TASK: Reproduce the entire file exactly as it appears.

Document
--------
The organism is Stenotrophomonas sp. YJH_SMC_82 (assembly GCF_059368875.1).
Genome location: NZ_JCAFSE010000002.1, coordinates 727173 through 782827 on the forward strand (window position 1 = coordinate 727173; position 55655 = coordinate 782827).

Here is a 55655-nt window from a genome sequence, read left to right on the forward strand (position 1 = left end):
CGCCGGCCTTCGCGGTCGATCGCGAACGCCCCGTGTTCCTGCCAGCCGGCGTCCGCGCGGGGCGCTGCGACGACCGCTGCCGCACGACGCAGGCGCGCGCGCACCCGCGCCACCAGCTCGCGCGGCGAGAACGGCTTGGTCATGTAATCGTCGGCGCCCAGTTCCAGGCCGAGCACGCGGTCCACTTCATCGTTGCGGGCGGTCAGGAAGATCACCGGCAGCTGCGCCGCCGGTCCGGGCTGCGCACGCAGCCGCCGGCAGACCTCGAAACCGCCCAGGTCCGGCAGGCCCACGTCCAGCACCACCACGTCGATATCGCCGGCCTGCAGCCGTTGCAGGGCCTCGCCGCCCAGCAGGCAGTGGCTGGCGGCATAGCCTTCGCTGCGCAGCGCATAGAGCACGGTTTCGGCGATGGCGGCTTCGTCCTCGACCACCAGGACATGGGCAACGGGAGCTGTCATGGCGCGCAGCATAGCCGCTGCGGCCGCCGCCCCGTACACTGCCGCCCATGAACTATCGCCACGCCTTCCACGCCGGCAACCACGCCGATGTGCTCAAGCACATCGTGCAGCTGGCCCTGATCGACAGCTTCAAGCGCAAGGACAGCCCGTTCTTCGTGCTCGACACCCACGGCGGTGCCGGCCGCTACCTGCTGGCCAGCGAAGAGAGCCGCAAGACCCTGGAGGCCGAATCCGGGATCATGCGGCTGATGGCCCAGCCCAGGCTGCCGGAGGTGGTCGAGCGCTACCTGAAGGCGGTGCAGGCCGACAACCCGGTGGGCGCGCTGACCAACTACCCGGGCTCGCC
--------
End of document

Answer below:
The organism is Stenotrophomonas sp. YJH_SMC_82 (assembly GCF_059368875.1).
Genome location: NZ_JCAFSE010000002.1, coordinates 727173 through 782827 on the forward strand (window position 1 = coordinate 727173; position 55655 = coordinate 782827).

Here is a 55655-nt window from a genome sequence, read left to right on the forward strand (position 1 = left end):
CGCCGGCCTTCGCGGTCGATCGCGAACGCCCCGTGTTCCTGCCAGCCGGCGTCCGCGCGGGGCGCTGCGACGACCGCTGCCGCACGACGCAGGCGCGCGCGCACCCGCGCCACCAGCTCGCGCGGCGAGAACGGCTTGGTCATGTAATCGTCGGCGCCCAGTTCCAGGCCGAGCACGCGGTCCACTTCATCGTTGCGGGCGGTCAGGAAGATCACCGGCAGCTGCGCCGCCGGTCCGGGCTGCGCACGCAGCCGCCGGCAGACCTCGAAACCGCCCAGGTCCGGCAGGCCCACGTCCAGCACCACCACGTCGATATCGCCGGCCTGCAGCCGTTGCAGGGCCTCGCCGCCCAGCAGGCAGTGGCTGGCGGCATAGCCTTCGCTGCGCAGCGCATAGAGCACGGTTTCGGCGATGGCGGCTTCGTCCTCGACCACCAGGACATGGGCAACGGGAGCTGTCATGGCGCGCAGCATAGCCGCTGCGGCCGCCGCCCCGTACACTGCCGCCCATGAACTATCGCCACGCCTTCCACGCCGGCAACCACGCCGATGTGCTCAAGCACATCGTGCAGCTGGCCCTGATCGACAGCTTCAAGCGCAAGGACAGCCCGTTCTTCGTGCTCGACACCCACGGCGGTGCCGGCCGCTACCTGCTGGCCAGCGAAGAGAGCCGCAAGACCCTGGAGGCCGAATCCGGGATCATGCGGCTGATGGCCCAGCCCAGGCTGCCGGAGGTGGTCGAGCGCTACCTGAAGGCGGTGCAGGCCGACAACCCGGTGGGCGCGCTGACCAACTACCCGGGCTCGCC